Indicted financier R. Allen Stanford, accused of leading a $7 billion investment fraud scheme, arrives at the Bob Casey Federal Courthouse in Houston, Texas, U.S., on Monday, March 5, 2012. Stanford "flushed" investor money away on failing businesses, yachts and cricket tournaments, prosecutors told jurors who began deliberations on whether the Texas financier led a massive Ponzi scheme
Getty Images

Prison: USP Coleman II — Sumpterville, FL (security: high)
Release date: 4/17/2105 (sentence: 110 years)
Former company: Stanford Investment Bank
Convicted of: Conspiracy to commit wire fraud; conspiracy to commit mail fraud; mail fraud; conspiracy to obstruct an SEC investigation; obstruction of an SEC investigation; conspiracy to commit money laundering.

Another notable Ponzi schemer who went unchecked, Texas-based R. Allen Stanford was giving investors higher-than-market returns for years before the authorities wised up to what was really going on: his Stanford Investment Bank was a $7 billion fraud. The jet-setting CEO and bodybuilder who had offices across the country, and dual citizenship in the U.S. and Antigua, is no longer flying around the world, but serving a sentence that will keep him in jail for the rest of his life.


6. Raj Rajaratnam, 57

Galleon Group founder Raj Rajaratnam exits Manhattan Federal Court after a sentencing hearing on October 13, 2011 in New York City. Rajaratnam was sentenced to eleven years in prison in a hedge fund insider trading scandal.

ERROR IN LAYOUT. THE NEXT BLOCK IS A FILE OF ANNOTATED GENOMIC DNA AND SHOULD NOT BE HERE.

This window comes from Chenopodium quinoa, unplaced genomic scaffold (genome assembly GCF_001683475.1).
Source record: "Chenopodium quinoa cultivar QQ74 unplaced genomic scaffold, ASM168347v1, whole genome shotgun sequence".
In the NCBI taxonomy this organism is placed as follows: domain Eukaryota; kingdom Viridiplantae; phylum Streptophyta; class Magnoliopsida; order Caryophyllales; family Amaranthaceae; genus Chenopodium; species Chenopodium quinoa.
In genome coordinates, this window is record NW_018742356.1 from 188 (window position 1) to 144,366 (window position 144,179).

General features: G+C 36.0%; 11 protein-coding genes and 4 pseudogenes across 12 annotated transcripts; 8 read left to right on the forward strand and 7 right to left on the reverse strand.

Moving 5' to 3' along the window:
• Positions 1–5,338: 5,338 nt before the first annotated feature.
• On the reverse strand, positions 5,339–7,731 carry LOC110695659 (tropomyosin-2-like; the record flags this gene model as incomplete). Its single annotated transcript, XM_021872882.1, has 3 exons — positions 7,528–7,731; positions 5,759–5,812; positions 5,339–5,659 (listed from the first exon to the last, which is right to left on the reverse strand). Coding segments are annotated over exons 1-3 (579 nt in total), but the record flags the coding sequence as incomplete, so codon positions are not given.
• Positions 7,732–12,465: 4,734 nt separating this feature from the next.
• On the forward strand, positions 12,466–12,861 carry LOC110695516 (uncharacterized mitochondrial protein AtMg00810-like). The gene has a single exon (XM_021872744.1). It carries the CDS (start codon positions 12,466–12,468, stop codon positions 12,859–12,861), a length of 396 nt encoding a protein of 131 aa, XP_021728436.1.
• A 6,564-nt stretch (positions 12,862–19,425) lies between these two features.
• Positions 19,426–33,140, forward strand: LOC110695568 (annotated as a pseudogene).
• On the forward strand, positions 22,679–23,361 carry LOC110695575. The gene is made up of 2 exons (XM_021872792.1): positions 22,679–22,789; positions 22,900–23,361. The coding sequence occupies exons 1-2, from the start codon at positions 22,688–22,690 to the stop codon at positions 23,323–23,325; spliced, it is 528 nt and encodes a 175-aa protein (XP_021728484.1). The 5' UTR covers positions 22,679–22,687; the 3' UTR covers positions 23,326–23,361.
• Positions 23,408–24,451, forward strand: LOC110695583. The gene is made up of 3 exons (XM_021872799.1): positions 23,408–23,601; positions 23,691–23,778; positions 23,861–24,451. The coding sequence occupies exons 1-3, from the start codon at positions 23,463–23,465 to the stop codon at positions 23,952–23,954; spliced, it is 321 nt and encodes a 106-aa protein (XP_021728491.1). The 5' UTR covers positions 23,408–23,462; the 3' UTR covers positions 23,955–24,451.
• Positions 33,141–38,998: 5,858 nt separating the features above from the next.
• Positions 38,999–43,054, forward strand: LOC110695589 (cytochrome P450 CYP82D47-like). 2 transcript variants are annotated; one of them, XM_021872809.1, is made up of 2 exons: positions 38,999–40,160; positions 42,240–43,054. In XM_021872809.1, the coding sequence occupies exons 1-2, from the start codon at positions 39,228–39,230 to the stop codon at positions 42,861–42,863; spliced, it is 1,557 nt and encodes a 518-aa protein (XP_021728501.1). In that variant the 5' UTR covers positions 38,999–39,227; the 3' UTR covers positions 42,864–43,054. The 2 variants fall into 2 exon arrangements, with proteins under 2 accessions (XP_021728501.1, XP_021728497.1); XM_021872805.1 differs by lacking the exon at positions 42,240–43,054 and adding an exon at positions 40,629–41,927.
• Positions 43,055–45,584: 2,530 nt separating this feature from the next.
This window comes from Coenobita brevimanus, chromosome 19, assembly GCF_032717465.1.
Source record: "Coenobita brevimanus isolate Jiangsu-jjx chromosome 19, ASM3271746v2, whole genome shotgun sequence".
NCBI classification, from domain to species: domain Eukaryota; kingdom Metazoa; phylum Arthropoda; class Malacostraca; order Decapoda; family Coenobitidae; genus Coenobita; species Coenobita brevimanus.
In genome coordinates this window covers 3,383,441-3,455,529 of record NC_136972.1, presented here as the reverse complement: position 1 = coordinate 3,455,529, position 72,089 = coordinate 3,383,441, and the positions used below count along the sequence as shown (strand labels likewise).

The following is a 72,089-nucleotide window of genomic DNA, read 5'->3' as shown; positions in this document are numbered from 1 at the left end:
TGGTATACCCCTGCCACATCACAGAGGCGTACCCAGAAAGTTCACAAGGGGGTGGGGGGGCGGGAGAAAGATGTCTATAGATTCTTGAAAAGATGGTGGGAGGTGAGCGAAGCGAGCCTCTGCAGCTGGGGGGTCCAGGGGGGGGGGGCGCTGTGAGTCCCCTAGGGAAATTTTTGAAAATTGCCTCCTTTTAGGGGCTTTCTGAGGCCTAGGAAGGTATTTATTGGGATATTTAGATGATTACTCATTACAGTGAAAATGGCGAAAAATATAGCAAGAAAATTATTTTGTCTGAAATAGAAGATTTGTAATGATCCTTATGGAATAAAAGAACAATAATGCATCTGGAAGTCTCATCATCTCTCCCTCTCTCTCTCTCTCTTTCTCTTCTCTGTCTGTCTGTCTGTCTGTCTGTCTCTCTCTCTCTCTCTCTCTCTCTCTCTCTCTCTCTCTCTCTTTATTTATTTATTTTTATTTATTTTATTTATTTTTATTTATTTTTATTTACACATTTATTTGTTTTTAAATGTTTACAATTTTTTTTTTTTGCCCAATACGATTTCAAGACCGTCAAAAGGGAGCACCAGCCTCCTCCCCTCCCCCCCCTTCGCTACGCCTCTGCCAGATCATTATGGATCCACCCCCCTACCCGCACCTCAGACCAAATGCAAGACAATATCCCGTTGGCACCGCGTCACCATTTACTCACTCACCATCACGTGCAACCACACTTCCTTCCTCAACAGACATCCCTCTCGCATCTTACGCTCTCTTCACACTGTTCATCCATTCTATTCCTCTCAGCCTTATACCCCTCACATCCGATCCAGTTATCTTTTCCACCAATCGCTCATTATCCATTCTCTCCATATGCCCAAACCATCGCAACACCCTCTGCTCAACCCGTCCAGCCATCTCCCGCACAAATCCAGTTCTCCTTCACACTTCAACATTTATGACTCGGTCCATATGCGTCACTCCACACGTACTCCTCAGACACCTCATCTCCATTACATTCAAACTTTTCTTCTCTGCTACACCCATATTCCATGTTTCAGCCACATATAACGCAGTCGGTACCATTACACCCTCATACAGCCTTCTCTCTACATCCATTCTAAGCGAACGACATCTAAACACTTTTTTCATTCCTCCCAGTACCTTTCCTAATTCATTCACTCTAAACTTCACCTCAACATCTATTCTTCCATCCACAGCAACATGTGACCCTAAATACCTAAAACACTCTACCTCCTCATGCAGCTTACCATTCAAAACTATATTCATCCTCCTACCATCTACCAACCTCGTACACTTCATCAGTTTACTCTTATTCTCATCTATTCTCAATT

Mario Tama—Getty Images

Prison: Devens FMC — Ayer, MA (medical center)
Release date: 7/4/2021 (sentence: 11 years)
Former company: Galleon Group
Convicted of: Conspiracy to commit securities fraud; securities fraud

The assets managed by hedge fund Galleon Group—originally called the Needham Emerging Growth Partnership and created in 1992—were said to be worth some $7 billion in 2008, before the downturn cut that figure in half. But in 2009, Rajaratnam, who was previously regarded as an investment all-star, was arrested and charged with operating the biggest insider-trading scheme in U.S. history, estimated by U.S. Attorney Bharara to have resulted in more than $60 million in ill-gotten gains. Rajaratnam received an 11-year sentence in 2011, a record at that time for longest ever insider-trading conviction, as the FBI boasted in a press release. That distinction would soon be eclipsed by the sentence handed to M&A lawyer Matthew Kluger a year later (see No. 9).


7. Rajat K. Gupta, 65